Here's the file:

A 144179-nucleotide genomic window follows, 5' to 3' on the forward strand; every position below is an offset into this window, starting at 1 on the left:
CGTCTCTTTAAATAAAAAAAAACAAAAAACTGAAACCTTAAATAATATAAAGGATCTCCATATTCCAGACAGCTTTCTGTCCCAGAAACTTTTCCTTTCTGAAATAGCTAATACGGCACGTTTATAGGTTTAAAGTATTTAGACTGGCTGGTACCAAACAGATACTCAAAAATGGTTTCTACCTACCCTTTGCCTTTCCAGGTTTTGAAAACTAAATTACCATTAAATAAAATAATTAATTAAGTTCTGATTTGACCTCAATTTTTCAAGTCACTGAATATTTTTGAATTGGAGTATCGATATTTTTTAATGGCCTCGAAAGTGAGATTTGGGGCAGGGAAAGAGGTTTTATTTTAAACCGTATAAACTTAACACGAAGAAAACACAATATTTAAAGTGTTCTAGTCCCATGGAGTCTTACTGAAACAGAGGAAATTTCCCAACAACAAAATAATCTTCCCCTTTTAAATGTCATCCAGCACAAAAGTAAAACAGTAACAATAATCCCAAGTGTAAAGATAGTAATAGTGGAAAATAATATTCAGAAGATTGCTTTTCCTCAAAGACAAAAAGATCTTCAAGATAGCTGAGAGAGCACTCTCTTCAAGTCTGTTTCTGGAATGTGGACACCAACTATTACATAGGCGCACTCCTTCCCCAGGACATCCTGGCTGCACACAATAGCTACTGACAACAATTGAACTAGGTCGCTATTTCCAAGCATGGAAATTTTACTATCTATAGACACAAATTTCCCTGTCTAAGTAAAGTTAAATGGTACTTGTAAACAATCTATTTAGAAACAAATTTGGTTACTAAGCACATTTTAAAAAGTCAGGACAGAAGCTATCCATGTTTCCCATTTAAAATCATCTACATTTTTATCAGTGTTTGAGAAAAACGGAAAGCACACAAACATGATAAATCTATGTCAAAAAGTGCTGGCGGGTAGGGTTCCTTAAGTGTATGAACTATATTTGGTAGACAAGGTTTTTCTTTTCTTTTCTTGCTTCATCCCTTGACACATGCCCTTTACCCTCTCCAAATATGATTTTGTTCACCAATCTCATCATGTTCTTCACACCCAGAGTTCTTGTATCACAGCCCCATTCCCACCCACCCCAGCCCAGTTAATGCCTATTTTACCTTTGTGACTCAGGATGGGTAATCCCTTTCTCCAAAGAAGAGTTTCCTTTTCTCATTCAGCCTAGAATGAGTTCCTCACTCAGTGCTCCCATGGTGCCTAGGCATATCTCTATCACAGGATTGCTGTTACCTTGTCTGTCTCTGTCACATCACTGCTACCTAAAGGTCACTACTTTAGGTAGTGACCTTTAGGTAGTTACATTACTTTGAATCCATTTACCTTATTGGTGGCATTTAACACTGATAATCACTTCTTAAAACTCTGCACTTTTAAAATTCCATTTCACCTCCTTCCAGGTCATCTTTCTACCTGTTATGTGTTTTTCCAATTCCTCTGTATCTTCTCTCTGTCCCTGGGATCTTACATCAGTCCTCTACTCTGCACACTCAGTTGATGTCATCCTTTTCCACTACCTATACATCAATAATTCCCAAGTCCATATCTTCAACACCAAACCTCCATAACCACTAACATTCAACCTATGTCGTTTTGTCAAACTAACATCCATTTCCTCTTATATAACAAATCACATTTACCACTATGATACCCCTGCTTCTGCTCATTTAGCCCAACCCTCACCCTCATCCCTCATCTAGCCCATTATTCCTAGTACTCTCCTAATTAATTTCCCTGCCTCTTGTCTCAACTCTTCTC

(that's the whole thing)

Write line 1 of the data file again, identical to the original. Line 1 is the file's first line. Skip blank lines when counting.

A 144179-nucleotide genomic window follows, 5' to 3' on the forward strand; every position below is an offset into this window, starting at 1 on the left: